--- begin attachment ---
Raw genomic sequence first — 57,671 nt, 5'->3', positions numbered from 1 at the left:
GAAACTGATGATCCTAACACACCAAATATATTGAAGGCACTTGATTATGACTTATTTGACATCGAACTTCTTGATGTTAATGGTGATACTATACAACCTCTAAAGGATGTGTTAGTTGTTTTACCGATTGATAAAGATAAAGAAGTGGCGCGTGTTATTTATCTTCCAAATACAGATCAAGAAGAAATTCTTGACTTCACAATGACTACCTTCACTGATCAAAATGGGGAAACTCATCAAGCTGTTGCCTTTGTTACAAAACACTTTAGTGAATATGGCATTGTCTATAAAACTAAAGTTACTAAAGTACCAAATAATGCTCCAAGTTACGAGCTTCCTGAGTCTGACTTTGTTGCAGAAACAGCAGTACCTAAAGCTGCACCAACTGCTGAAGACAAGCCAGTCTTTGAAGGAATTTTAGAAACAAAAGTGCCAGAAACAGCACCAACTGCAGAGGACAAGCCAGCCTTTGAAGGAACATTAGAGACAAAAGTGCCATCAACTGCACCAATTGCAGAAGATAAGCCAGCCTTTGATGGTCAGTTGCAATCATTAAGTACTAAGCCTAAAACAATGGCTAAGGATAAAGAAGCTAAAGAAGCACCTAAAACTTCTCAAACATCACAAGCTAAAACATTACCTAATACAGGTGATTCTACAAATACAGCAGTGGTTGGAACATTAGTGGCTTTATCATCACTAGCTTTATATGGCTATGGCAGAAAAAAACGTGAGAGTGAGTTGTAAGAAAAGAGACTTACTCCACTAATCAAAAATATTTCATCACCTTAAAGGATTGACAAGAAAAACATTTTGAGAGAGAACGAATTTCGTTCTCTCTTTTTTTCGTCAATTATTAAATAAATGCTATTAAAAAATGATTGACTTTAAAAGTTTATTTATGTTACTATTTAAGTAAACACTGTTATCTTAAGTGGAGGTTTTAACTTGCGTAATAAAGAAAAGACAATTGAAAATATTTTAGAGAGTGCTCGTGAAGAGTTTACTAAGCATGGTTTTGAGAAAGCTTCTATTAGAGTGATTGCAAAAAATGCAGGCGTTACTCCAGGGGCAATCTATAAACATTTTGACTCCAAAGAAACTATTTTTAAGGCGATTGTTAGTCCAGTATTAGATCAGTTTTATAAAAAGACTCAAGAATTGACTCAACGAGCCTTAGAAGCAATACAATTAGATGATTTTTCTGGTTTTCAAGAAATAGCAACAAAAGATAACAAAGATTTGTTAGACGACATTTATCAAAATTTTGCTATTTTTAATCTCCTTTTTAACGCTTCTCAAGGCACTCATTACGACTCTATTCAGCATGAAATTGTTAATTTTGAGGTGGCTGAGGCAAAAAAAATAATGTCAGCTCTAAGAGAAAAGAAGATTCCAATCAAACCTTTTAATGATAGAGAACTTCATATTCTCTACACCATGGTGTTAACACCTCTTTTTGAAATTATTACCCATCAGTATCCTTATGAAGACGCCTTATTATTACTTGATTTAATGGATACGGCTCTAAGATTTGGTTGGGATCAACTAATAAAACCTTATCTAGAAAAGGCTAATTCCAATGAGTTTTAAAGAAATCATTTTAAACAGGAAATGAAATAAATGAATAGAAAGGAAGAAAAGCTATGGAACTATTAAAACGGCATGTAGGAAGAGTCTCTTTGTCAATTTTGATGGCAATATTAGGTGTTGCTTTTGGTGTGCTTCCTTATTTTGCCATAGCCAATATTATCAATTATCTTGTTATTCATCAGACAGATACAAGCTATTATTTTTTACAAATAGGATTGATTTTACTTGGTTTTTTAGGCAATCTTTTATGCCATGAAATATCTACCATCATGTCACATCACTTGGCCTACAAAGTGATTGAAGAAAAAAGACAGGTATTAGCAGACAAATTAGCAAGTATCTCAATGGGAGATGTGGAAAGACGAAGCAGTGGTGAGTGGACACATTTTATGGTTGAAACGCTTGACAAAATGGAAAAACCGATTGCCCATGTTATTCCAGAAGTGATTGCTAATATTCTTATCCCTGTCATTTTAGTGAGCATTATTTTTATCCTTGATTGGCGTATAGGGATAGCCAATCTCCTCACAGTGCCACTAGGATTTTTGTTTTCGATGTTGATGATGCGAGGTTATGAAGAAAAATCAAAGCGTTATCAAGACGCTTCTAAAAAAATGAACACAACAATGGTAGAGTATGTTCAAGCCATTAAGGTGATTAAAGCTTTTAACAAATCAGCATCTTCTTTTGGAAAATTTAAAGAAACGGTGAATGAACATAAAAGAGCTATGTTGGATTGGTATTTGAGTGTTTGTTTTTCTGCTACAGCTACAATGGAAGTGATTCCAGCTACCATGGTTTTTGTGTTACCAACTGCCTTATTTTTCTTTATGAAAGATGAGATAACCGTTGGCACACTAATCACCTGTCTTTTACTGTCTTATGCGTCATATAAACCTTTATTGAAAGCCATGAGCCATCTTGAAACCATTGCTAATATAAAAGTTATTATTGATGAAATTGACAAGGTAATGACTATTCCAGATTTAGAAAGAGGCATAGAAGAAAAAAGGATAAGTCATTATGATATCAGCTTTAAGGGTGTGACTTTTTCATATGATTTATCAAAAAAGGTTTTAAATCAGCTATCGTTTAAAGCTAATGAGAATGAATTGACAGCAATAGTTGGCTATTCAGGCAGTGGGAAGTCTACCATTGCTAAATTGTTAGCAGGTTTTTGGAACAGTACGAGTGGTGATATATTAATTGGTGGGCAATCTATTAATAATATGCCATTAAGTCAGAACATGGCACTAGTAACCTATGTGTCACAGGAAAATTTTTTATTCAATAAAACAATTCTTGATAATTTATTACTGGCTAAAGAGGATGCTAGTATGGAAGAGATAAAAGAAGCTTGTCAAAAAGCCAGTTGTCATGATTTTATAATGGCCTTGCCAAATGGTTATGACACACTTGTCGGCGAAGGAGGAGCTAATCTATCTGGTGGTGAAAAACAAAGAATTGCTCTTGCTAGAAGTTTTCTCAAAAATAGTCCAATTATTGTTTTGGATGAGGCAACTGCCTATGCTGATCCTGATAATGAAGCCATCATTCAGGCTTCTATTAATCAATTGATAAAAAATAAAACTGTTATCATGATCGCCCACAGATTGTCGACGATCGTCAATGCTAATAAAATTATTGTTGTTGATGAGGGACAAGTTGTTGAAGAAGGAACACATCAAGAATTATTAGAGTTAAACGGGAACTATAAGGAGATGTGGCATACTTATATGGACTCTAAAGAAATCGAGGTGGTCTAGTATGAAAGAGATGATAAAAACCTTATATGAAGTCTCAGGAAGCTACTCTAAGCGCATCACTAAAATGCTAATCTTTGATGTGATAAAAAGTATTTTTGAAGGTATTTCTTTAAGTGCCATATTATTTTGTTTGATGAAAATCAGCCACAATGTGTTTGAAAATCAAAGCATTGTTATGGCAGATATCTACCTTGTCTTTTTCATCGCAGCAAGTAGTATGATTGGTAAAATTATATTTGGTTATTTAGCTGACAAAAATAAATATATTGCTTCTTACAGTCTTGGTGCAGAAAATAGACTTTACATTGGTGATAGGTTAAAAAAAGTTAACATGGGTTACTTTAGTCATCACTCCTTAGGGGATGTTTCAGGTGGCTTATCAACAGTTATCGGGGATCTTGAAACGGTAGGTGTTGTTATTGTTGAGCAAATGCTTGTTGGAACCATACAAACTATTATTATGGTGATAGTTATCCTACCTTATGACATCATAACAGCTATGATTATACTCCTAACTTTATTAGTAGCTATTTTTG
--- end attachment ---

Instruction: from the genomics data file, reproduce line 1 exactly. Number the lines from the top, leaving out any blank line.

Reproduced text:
Raw genomic sequence first — 57,671 nt, 5'->3', positions numbered from 1 at the left: